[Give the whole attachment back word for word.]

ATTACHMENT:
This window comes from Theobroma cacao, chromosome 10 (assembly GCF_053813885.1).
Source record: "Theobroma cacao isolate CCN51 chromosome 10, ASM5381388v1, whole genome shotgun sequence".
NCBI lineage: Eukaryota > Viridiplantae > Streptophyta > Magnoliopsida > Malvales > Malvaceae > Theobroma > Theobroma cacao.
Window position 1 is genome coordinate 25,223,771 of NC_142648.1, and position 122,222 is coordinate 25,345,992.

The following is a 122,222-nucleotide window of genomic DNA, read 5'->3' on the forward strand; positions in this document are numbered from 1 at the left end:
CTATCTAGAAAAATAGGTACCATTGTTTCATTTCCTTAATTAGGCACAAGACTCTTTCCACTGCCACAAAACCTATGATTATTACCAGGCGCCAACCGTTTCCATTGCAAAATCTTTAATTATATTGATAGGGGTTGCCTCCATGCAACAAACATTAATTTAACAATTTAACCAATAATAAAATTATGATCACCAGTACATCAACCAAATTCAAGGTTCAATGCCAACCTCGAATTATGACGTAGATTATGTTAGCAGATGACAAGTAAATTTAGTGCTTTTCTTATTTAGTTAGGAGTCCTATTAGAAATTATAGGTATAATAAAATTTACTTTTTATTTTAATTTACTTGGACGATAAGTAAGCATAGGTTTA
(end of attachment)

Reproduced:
This window comes from Theobroma cacao, chromosome 10 (assembly GCF_053813885.1).
Source record: "Theobroma cacao isolate CCN51 chromosome 10, ASM5381388v1, whole genome shotgun sequence".
NCBI lineage: Eukaryota > Viridiplantae > Streptophyta > Magnoliopsida > Malvales > Malvaceae > Theobroma > Theobroma cacao.
Window position 1 is genome coordinate 25,223,771 of NC_142648.1, and position 122,222 is coordinate 25,345,992.

The following is a 122,222-nucleotide window of genomic DNA, read 5'->3' on the forward strand; positions in this document are numbered from 1 at the left end:
CTATCTAGAAAAATAGGTACCATTGTTTCATTTCCTTAATTAGGCACAAGACTCTTTCCACTGCCACAAAACCTATGATTATTACCAGGCGCCAACCGTTTCCATTGCAAAATCTTTAATTATATTGATAGGGGTTGCCTCCATGCAACAAACATTAATTTAACAATTTAACCAATAATAAAATTATGATCACCAGTACATCAACCAAATTCAAGGTTCAATGCCAACCTCGAATTATGACGTAGATTATGTTAGCAGATGACAAGTAAATTTAGTGCTTTTCTTATTTAGTTAGGAGTCCTATTAGAAATTATAGGTATAATAAAATTTACTTTTTATTTTAATTTACTTGGACGATAAGTAAGCATAGGTTTA